This is “Multiple Covalent Bonds”, section 4.3 from the book Introduction to Chemistry: General, Organic, and Biological (v. 1.0). For details on it (including licensing), click here.

For more information on the source of this book, or why it is available for free, please see the project's home page. You can browse or download additional books there. You may also download a PDF copy of this book (72 MB) or just this chapter (2 MB), suitable for printing or most e-readers, or a .zip file containing this book's HTML files (for use in a web browser offline).

Has this book helped you? Consider passing it on:
Creative Commons supports free culture from music to education. Their licenses helped make this book available to you.
DonorsChoose.org helps people like you help teachers fund their classroom projects, from art supplies to books to calculators.

4.3 Multiple Covalent Bonds

Learning Objective

  1. Recognize molecules that are likely to have multiple covalent bonds.

In many molecules, the octet rule would not be satisfied if each pair of bonded atoms shares two electrons. Consider carbon dioxide (CO2). If each oxygen atom shares one electron with the carbon atom, we get the following:

This does not give the carbon atom a complete octet; you will find only six electrons in its valence shell. In addition, each oxygen atom has only seven electrons in its valence shell. Finally, no atom makes the number of bonds it typically forms (Figure 4.2 "How Many Covalent Bonds Are Formed?"). This arrangement of shared electrons is far from satisfactory.

Sometimes more than one pair of electrons must be shared between two atoms for both atoms to have an octet. In carbon dioxide, a second electron from each oxygen atom is also shared with the central carbon atom, and the carbon atom shares one more electron with each oxygen atom:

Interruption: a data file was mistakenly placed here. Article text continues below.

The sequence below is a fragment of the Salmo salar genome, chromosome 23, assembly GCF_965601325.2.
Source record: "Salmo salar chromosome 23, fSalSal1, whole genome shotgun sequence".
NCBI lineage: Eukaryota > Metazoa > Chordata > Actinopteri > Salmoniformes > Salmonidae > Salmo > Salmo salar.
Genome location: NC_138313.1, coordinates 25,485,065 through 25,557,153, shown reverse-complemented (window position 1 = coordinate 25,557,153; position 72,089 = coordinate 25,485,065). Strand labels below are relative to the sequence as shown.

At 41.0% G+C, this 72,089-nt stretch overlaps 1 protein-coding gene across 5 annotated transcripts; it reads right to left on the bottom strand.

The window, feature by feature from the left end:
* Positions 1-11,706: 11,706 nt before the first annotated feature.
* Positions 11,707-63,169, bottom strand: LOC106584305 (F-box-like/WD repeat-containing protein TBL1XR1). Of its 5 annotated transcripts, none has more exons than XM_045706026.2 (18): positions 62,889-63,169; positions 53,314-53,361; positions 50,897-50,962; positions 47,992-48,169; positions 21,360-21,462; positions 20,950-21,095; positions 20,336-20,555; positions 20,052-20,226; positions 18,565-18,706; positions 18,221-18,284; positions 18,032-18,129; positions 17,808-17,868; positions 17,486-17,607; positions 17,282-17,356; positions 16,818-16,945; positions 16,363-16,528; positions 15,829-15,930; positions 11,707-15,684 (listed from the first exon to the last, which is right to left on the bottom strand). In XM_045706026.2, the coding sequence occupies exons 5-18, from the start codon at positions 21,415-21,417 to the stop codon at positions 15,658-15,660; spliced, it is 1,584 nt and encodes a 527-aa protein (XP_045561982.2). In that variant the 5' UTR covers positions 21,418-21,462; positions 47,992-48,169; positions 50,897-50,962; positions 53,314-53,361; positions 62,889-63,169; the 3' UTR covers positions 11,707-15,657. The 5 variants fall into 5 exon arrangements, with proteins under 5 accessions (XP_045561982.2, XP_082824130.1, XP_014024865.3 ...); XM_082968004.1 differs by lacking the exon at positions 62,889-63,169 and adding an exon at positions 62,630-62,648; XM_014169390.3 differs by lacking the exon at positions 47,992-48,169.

In this arrangement, the carbon atom shares four electrons (two pairs) with the oxygen atom on the left and four electrons with the oxygen atom on the right. There are now eight electrons around each atom. Two pairs of electrons shared between two atoms make a double bondTwo pairs of electrons being shared by two atoms in a molecule. between the atoms, which is represented by a double dash:

Some molecules contain triple bondsThree pairs of electrons being shared by two atoms in a molecule., covalent bonds in which three pairs of electrons are shared by two atoms. A simple compound that has a triple bond is acetylene (C2H2), whose Lewis diagram is as follows:

Example 5

Draw the Lewis diagram for each molecule.

  1. N2
  2. CH2O (The carbon atom is the central atom.)

Solution

  1. The bond between the two nitrogen atoms is a triple bond. The Lewis diagram for N2 is as follows:

  2. In CH2O, the central atom is surrounded by two different types of atoms. The Lewis diagram that fills each atom’s valence electron shell is as follows:

Note

One application of CH2O, also called formaldehyde, is the preservation of biological specimens. Aqueous solutions of CH2O are called formalin and have a sharp, characteristic (pungent) odor.

Skill-Building Exercise

    Draw the Lewis diagram for each molecule.

  1. O2

  2. C2H4

Concept Review Exercise

  1. What is one clue that a molecule has a multiple bond?

Answer

  1. If single bonds between all atoms do not give all atoms (except hydrogen) an octet, multiple covalent bonds may be present.

Key Takeaway

  • Some molecules must have multiple covalent bonds between atoms to satisfy the octet rule.

Exercises

  1. Each molecule contains multiple bonds. Draw the Lewis diagram for each. The first element is the central atom.

    1. CS2
    2. C2F4
    3. COCl2
  2. Each molecule contains double bonds. Draw the Lewis diagram for each. Assume that the first element is the central atom, unless otherwise noted.

    1. N2
    2. HCN (The carbon atom is the central atom.)
    3. POCl (The phosphorus atom is the central atom.)
  3. Explain why hydrogen atoms do not form double bonds.

  4. Why is it incorrect to draw a double bond in the Lewis diagram for MgO?

Answers

  1. Hydrogen can accept only one more electron; multiple bonds require more than one electron pair to be shared.